Pension funds see growth for six consecutive years

Written by Natalie Tuck
10/01/18

Personal pension funds in the UK have seen six consecutive years of positive growth, with 2017 seeing average returns of 10.5 per cent, according to a report by Moneyfacts.

It is the second year running that pension funds have seen double-digit growth, with 2016 seeing returns of 15.7 per cent. The last time pension funds saw negative returns was in 2011 with -4.6 per cent.

Of all the pension funds surveyed, the vast majority (95 per cent) delivered positive growth during 2017. In terms of the best-performing ABI pension fund sectors, UK Smaller Companies (+28.1 per cent), Asia Pacific excluding Japan (+24.4 per cent) and Global Emerging Markets (+23.2 per cent) led the way.

In addition, Monefacts said the report highlights how the two most important initiatives that are currently shaping private pension provision - auto-enrolment and pension freedoms - have been operating within an environment of positive pension fund returns, something that has helped them to gain traction.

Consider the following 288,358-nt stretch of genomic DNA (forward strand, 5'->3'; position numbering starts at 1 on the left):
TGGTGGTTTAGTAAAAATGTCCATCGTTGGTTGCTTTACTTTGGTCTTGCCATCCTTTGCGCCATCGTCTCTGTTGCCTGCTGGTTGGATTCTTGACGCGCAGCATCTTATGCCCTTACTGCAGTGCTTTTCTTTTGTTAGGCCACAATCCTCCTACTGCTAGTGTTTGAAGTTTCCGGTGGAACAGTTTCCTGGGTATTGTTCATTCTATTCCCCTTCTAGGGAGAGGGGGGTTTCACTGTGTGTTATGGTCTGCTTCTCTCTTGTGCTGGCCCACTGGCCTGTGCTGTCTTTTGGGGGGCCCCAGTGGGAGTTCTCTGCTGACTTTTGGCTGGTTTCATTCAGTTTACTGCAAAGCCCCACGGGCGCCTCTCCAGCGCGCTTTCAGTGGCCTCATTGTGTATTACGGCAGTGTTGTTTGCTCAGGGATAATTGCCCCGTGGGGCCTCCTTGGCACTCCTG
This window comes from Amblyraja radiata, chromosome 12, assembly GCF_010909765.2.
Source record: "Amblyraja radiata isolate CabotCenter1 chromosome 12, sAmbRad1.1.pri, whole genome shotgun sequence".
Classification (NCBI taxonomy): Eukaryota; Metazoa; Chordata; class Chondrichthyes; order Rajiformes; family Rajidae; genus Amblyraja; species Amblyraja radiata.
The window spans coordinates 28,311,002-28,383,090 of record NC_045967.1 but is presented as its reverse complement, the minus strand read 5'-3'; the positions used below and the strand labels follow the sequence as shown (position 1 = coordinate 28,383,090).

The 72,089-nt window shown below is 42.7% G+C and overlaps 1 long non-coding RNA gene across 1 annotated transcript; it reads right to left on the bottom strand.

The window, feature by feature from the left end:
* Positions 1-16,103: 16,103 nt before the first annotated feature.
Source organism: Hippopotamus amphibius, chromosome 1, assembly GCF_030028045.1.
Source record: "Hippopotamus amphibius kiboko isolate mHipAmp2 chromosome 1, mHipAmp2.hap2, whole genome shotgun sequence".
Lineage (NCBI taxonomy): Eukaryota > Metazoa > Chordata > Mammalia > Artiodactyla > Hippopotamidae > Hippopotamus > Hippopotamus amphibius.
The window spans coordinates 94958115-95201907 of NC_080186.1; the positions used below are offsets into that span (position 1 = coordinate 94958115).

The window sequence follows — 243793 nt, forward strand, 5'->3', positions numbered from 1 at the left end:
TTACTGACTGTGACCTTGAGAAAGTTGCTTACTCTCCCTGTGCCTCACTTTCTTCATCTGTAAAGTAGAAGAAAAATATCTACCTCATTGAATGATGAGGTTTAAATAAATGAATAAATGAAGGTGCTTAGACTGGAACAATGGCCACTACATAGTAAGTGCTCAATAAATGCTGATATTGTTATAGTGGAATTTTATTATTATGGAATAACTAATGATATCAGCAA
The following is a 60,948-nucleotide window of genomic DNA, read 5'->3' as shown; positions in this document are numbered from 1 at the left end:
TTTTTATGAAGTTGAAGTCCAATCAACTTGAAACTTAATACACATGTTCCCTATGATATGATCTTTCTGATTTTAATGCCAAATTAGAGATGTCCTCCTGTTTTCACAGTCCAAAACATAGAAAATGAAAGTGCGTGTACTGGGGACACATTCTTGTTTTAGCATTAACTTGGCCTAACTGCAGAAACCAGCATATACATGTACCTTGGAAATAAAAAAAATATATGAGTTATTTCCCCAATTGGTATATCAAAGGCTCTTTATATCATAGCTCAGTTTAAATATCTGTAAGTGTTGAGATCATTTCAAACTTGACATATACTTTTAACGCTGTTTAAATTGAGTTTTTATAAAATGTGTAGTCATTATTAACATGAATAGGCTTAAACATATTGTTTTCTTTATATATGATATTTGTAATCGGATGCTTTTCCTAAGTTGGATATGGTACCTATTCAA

Since auto-enrolment was introduced in 2012 the average pension fund has delivered growth of 65 per cent, and has risen by 24 per cent since pension freedoms began in 2015.

Commenting, Moneyfacts head of pensions and investments Richard Eagling said: “The latest strong pension fund performance will be welcome news not only to those saving into a defined contribution pension scheme, but also to the growing number of retirees who remain invested in pension funds through income drawdown.

“However, it is important that pension savers and drawdown investors are not lulled into a false sense of security and are prepared for market falls. The fact that the average pension fund has now delivered positive returns in every calendar year since 2012 has arguably made it easier for individuals to accept the investment risks inherent in the DC pension model than might otherwise have been the case.

"Whether the recent enthusiasm for private pensions and drawdown and the low opt-out rates for auto-enrolment will continue should we see a sustained period of falling investment returns remains to be seen.”

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